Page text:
6. Walk Hard: The Dewey Cox Story
Walk Hard is a weird and wonderful parody of musical biopics. Following the life of fictional musician Dewey Cox as he makes it big as a country singer and bounces through every other genre throughout his up and down career, the movie’s soundtrack features some pitch-perfect riffs on some of music’s most famous artists. The styles of legends like Johnny Cash, Bob Dylan, Brian Wilson and even Billy Joel are all riffed on songs like ‘Walk Hard’, ‘Royal Jelly’, ‘Black Sheep’ and ‘Let Me Hold You Little Man’, but the spoofs are genuinely good and there is real musical talent (as well as some sharp comedic wit) on display throughout the soundtrack.
7. Walk the Line
It’s brave of any biopic to attempt to recreate the style and music of the artist the movie is based on, but it’s even braver to attempt it with a lead actor who admits that they don’t have a musical bone in there body. Johnny Cash biopic Walk the Line ambitiously doesn’t use recordings of the country music legend, which is no small feat seeing as the Man in Black had such a distinct voice. In preparation for their roles as Johnny Cash and June Carter, both Joaquin Phoenix and Reese Witherspoon took singing lessons and learned to play guitar and autoharp so they could perform the songs without being dubbed over in the final cut. Although neither Phoenix nor Witherspoon pass for Cash and Carter on the soundtrack, they’re both clearly spirited and their performances not only infuse the musical scenes in the movie with energy and heart, but they offer a new take on some of Cash’s iconic songs.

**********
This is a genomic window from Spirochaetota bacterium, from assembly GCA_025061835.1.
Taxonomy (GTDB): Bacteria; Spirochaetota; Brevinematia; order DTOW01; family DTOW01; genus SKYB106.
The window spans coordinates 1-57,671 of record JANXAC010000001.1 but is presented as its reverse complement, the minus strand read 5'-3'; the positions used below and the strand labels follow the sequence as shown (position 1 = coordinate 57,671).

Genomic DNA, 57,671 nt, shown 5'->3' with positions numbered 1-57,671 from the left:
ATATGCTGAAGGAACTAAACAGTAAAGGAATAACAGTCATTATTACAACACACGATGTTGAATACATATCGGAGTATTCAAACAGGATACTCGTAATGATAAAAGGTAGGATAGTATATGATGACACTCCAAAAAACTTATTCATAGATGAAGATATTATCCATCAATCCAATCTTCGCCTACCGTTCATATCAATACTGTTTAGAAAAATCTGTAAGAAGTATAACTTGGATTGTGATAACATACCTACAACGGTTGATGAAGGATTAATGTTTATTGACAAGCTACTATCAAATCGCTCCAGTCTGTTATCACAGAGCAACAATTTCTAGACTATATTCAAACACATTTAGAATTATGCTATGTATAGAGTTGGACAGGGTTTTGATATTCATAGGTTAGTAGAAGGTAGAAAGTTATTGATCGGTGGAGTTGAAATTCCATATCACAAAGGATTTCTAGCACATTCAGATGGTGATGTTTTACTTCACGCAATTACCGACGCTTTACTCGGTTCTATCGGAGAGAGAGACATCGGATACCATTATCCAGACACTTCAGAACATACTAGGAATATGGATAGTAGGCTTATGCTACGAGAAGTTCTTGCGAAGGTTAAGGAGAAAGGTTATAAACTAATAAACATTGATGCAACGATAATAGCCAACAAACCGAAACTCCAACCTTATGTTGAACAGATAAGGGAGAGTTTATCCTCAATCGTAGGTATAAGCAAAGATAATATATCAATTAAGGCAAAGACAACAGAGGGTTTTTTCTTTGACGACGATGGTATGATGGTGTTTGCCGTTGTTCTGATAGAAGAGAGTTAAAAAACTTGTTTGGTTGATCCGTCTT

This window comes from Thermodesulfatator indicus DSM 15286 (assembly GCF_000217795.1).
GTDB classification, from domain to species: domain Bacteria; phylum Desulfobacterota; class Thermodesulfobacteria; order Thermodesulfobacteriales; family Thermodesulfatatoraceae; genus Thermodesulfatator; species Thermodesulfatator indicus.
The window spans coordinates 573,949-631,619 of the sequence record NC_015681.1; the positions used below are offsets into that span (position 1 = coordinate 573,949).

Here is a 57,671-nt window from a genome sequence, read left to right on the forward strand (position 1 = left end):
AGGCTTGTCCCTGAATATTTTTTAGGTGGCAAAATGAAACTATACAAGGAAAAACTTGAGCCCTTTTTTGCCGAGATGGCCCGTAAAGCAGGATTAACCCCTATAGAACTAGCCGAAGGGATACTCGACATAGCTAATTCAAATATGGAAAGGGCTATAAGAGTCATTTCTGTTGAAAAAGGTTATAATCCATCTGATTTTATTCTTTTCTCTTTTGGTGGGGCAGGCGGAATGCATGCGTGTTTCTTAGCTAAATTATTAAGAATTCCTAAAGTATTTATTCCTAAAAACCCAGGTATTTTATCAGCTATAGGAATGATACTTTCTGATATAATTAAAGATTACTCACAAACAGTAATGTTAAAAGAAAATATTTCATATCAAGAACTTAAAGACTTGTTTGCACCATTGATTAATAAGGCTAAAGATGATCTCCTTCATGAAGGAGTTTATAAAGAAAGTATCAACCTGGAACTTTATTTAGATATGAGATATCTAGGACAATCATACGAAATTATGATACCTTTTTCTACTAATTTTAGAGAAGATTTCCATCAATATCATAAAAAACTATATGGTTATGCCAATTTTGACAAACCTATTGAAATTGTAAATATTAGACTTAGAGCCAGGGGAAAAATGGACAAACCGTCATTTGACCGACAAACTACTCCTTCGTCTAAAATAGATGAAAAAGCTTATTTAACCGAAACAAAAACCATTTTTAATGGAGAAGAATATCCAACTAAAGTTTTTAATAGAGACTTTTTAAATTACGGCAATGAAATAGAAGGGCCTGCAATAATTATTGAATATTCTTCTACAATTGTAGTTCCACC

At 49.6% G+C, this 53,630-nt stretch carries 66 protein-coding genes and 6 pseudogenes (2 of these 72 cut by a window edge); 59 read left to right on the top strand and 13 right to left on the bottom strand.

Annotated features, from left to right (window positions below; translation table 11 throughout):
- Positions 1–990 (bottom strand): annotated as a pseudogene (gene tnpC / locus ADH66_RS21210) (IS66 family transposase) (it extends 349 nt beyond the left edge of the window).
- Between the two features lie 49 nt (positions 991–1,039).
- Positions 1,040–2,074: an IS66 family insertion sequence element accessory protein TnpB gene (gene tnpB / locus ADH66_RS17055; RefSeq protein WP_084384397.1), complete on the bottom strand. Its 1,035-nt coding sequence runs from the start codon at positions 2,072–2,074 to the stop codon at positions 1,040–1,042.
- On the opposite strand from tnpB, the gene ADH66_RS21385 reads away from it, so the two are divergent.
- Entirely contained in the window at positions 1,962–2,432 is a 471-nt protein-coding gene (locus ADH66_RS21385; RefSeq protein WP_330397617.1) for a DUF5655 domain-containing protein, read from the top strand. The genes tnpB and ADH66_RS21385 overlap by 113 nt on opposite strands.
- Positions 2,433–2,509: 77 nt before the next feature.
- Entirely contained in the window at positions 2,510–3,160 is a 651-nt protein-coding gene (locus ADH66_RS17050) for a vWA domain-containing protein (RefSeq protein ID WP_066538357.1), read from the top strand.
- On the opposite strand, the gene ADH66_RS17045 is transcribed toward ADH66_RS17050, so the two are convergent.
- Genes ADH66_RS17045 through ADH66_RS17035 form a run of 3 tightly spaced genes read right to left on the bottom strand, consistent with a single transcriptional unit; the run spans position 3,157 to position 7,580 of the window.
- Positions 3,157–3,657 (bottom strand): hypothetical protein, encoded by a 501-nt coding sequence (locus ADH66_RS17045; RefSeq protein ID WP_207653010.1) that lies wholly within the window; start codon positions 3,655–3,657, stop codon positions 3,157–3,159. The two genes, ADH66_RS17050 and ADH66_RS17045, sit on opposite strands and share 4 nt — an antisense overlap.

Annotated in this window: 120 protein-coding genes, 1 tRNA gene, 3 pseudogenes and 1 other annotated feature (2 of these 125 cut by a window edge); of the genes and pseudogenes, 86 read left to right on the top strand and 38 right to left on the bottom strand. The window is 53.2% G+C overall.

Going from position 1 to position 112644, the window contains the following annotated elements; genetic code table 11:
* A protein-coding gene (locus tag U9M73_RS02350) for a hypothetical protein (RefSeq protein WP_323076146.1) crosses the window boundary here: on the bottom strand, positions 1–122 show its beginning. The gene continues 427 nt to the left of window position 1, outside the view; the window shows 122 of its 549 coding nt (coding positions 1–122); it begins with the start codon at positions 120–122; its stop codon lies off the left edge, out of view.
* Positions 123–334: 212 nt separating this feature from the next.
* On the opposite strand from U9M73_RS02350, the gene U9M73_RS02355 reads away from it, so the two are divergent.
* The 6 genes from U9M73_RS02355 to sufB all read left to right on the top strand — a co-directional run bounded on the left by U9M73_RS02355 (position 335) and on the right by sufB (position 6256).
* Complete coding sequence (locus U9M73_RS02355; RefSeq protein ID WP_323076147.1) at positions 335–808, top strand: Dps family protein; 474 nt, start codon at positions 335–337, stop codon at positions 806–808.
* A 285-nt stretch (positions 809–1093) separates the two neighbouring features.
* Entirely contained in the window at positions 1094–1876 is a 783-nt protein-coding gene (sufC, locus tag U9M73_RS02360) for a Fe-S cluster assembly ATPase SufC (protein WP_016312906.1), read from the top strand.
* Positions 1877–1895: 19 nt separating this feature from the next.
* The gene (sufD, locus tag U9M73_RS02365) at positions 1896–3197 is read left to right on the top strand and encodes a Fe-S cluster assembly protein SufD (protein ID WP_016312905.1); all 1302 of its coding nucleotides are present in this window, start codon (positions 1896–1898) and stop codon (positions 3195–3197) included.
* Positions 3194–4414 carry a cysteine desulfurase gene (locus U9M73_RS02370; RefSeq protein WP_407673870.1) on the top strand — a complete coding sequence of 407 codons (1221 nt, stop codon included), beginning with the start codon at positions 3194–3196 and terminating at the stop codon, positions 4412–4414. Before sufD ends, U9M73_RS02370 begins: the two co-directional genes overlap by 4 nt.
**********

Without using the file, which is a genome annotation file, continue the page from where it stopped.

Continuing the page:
8. Pulp Fiction
It’s clear that Quentin Tarantino has genuine passion for picking out the perfect music for his movies. Tarantino has created some of the coolest characters in cinema as well as some of the most unforgettable, quotable lines of dialogue ever written, but his soundtracks are the perfect wrapping on his movie gifts. It’s tough picking one of his soundtracks as the best, but Pulp Fiction is perhaps the most iconic. It’s impossible to hear the opening manic burst of surf rock song ‘Misirlou’ without thinking of the title credits or listen to Chuck Berry’s ‘You Never Can Tell’ without picturing John Travolta and Uma Thurman boogying down in Jack Rabbit Slim’s dance contest.
9. Mean Streets
Martin Scorsese is the original master of movie soundtracks. Like Tarantino, his movies have claimed some of the most iconic songs in music history as their own and it’s hard to listen to some of his choice soundtracks without being transported to scenes from his movies. The auteur’s movies practically brim with truly outstanding musical moments (and that’s not even considering his concert documentaries Shine a Light and The Last Waltz), but Scorsese’s standout soundtrack choices feature in one of his very first cinematic efforts.
Scorsese really broke the mould in the way he used contemporary pop music instead of a traditional musical score in Mean Streets. The result is a true cinematic milestone as his musical choices perfectly accentuate the action on screen. From Robert Deniro’s impossibly cool, slow motion entrance set to ‘Jumpin’ Jack Flash’ to the weirdly perfect use of ‘Please Mr Postman’ for the scrappy pool hall fight, each rock ‘n’ roll track is perfectly considered and sets the mood and style for this Italian American gangster classic.
10. A Hard Day’s Night
Rock ‘n’ roll was on the rise throughout the 1950s and 60s, and movie studios were quick to jump on the new music phenomenon. Some stars, like Elvis Presley and Cliff Richard, headlined their own movies while others featured in ensemble musicals like ‘The Girl Can’t Help It’ and ‘It’s Trad, Dad’. However, few of these ‘jukebox movies’ matched the success and sheer joy of A Hard Day’s Night. The quick-witted, charismatic comedy is a satirical look at the Beatles as they get into hijinks and are constantly mobbed by fans on the way to a performance in London, and it is interspersed with several music videos of iconic hits like ‘A Hard Day’s Night’, ‘Can’t Buy Me Love’ and ‘She Loves You’.